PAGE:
The only thing achieved by such mud flinging is to raise the name calling politician's profile in the local press. Mission accomplished.

McCarthy is also quoted as saying the city's new position is "not defensible." This "d" word comment merits consideration.

One can argue that there is no Burlington position now. Not yet. Staff have been asked to take another look at the file.

One suspects, however, that when they come back with the same professional opinion that they put forward a year ago and when the various other experts (Conservation Authority, Escarpment Commission and Regional Planners) hold firm we'll find that Burlington may be on the hook for most of the costs of the inevitable road widening.

That will be disappointing. And taxpayers will be disgruntled.

Monday, March 12, 2007

Drive Throughs Need Restrictions

Orillia Saturday March 10 3:00 p.m. -

It is busy inside Tim Horton’s on Orillia’s Colborne Street.

Busier, though, at the drive through. The cars (many SUVs and 4x4’s), most guided by a single occupant encircle the store like ants around a picnic basket.

Can’t the municipality do something about this? Wouldn’t happen in my town. We care about the environment and we’ve got an anti-idling by-law. Right?

Burlington Sunday March 11 - noon -

On Assignment

whenthemayorsmiles dispatches Hunter R. Wilson, crack gonzo journalist, to a typical Tim Horton’s in order to perform the requisite 15 minutes research that befits the high standards set by this blog.

Hunter R. is in his element, undercover in a New Street phone booth. Don’t want these "drive throughers," if there are any in beautiful Burlington, to get wise to this research.

Hunter’s fifteen minute stake out yields the following:

-A continuous line - always at least five cars idling - nine in line on Hunter’s arrival and seven when he leaves.

-One car waits, engine running, for five minutes and five seconds.

-The average wait is four minutes and five seconds.


*Natural Resources Canada argues that stopping unnecessary vehicle idling is an important way of improving air quality and thus the health of communities (1998).

*Five minutes idling produces 271 grams (more than half a pound) of greenhouse gases.

*If every driver in Canada avoided idling for five minutes per day we would prevent the creation of 1.6 million tonnes of carbon dioxide each year.

It is against the law to idle in Burlington for more than three minutes. The by-law also includes a commitment to public education so we can all learn about the negative impacts of idling.

This by-law does nothing to discourage the kind of idling that drive throughs produce. Good planning can.

Hamilton, hardly an environmental leader, is looking at this. Shouldn’t we?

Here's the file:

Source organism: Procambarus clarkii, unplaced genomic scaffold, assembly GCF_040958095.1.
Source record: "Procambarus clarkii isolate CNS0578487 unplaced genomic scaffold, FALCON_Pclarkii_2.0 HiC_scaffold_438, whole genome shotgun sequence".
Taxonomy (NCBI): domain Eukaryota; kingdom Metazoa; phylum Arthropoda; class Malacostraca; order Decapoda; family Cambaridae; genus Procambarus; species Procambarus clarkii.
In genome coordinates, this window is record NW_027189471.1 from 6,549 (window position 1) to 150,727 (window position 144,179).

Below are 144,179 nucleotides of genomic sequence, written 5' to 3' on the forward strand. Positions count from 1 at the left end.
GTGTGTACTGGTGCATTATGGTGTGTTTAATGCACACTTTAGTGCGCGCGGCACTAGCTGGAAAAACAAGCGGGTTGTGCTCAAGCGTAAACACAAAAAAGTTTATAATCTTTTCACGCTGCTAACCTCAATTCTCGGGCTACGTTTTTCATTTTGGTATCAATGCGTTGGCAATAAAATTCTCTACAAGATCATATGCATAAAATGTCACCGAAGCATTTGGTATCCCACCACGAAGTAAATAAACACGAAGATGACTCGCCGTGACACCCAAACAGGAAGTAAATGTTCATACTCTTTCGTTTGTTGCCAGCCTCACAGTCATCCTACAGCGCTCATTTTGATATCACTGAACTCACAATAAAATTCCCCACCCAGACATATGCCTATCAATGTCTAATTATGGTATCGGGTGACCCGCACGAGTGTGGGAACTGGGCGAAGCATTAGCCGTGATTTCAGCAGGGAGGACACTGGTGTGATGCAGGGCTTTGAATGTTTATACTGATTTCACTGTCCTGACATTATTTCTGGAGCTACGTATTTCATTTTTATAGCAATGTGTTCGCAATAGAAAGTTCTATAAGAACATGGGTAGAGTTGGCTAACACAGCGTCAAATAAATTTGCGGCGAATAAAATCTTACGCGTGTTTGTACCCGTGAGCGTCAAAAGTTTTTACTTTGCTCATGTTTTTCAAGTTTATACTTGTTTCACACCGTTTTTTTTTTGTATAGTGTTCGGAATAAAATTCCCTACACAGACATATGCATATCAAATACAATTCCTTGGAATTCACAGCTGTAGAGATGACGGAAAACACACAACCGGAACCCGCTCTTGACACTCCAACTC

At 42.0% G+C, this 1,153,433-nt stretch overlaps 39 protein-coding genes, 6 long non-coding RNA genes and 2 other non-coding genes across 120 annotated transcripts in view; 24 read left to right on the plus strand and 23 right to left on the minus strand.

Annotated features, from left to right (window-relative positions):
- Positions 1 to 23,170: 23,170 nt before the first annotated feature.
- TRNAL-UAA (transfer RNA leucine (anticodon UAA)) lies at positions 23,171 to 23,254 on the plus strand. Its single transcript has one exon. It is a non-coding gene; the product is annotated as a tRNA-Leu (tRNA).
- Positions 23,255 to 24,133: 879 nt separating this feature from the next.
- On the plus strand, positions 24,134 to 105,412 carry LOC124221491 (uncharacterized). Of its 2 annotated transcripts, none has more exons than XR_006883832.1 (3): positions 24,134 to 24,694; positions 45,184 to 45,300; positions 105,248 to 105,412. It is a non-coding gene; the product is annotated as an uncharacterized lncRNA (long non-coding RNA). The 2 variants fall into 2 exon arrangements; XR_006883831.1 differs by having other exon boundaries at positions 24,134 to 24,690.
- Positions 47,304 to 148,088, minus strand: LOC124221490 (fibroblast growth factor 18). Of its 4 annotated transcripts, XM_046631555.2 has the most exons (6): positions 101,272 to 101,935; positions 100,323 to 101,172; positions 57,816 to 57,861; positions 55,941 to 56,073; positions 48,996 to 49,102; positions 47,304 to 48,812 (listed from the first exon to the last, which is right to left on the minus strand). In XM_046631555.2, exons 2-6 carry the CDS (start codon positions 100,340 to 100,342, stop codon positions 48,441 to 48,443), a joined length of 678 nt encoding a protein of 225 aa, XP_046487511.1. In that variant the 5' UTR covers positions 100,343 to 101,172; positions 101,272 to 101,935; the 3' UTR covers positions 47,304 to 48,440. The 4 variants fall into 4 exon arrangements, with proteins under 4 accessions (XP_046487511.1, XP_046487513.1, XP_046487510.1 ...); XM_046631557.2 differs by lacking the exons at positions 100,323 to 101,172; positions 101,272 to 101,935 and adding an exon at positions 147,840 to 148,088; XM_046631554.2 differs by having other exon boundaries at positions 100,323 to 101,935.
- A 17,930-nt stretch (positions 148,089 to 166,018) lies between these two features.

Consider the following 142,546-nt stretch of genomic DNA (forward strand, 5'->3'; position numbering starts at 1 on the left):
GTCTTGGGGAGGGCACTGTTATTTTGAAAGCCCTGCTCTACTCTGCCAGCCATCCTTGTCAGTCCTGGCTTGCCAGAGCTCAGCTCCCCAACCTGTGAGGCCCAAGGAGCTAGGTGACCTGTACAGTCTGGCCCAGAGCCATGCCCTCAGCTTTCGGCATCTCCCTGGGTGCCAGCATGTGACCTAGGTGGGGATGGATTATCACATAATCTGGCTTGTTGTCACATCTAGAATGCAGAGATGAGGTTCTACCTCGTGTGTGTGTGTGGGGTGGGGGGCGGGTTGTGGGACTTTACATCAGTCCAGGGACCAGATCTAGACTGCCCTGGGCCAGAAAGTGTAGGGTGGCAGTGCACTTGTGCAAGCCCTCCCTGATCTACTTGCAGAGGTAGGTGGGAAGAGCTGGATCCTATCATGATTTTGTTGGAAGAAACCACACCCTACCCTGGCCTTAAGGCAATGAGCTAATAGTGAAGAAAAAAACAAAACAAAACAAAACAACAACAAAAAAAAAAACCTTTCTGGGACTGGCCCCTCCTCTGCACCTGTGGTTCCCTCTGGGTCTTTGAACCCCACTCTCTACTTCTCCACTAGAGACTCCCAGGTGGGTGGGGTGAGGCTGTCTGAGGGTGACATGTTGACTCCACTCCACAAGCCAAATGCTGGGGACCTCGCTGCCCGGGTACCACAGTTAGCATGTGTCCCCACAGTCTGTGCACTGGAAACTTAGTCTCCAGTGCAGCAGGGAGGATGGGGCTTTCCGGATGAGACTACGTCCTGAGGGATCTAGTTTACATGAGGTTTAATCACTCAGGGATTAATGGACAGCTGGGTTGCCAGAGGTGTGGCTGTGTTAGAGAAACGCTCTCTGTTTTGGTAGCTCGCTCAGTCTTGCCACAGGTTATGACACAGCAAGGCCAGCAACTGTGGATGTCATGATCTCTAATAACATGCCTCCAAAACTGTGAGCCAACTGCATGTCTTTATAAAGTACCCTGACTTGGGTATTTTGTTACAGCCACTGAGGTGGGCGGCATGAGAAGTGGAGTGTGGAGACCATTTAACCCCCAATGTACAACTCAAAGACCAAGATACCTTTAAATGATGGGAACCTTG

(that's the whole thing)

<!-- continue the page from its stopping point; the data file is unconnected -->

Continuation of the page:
The upcoming Future Focus strategic planning discussions offer an opportunity.

Our city can do something.

It must.

Saturday, March 03, 2007


Joan Little does an excellent job covering municipal politics in the Hamilton Spectator.

Joan is thorough in her analysis, thoughtful and fair - traits that were put to good use when she served as a Burlington alderman and Halton Councillor.

Unfortunately the Spectator limits her to only a couple of columns per month.

Columnists are supposed to put forward a point of view. Joan has waded in with her assessment of Burlington’s new mayor opining in a previous piece that his “Camship” was not a team player.

A recent column called him a one man-band; accused him of mismanagement on the McMaster file; noted that he craves adulation; claimed he is creating morale problems amongst staff; and more.

Far be it from me to stand up for Cam Jackson, a man I ran against once. On most days his views are 180 degrees from mine. And his personal style rubs me like fingernails on a blackboard but....

Cam is the Mayor

He ran city wide capturing 14,941 votes. By comparison the next biggest vote getter on Council, Ward One’s Rick Craven, received 4,826 votes in a two-candidate race. Clearly, Jackson has the mandate to speak for all of Burlington. Yet those pusillanimous practitioners of parochial ward politics - two of them anyway - have the nerve to criticize the mayor while hiding behind the anonymity offered through speaking without attribution.

The Great Burlington Tradition

Ms. Little paints a rosy picture of a local government of “seamless team transitions,” “mutual respect” for staff, stability and “solid decision making.” But other mayors have shown a lack of respect for staff and, while this behaviour should not be condoned, it must be said Jackson is not unique.

What is needed in Burlington is a well-articulated code of conduct for politicians like the one that exists for staff. Such a code would go some way to ensuring staff are treated fairly.

A Honeymoon Period

Typically, newly elected mayors are given some time to get use to office. After all it is a tough job. In fact, it may be the toughest one Cam has had. Let’s give him some time. Perhaps he’ll learn from these early missteps.